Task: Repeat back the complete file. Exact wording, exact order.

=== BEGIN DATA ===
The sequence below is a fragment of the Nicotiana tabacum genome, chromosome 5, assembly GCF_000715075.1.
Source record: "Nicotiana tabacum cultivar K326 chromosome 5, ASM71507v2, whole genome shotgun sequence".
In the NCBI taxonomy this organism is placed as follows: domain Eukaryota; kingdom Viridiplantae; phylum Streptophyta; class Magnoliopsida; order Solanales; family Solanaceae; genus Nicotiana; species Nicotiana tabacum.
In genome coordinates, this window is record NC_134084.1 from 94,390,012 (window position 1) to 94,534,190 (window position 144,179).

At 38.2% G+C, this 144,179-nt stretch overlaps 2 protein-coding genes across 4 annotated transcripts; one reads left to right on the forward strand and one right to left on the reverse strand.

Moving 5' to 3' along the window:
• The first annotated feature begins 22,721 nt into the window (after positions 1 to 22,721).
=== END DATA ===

The sequence below is a fragment of the Nicotiana tabacum genome, chromosome 5, assembly GCF_000715075.1.
Source record: "Nicotiana tabacum cultivar K326 chromosome 5, ASM71507v2, whole genome shotgun sequence".
In the NCBI taxonomy this organism is placed as follows: domain Eukaryota; kingdom Viridiplantae; phylum Streptophyta; class Magnoliopsida; order Solanales; family Solanaceae; genus Nicotiana; species Nicotiana tabacum.
In genome coordinates, this window is record NC_134084.1 from 94,390,012 (window position 1) to 94,534,190 (window position 144,179).

At 38.2% G+C, this 144,179-nt stretch overlaps 2 protein-coding genes across 4 annotated transcripts; one reads left to right on the forward strand and one right to left on the reverse strand.

Moving 5' to 3' along the window:
• The first annotated feature begins 22,721 nt into the window (after positions 1 to 22,721).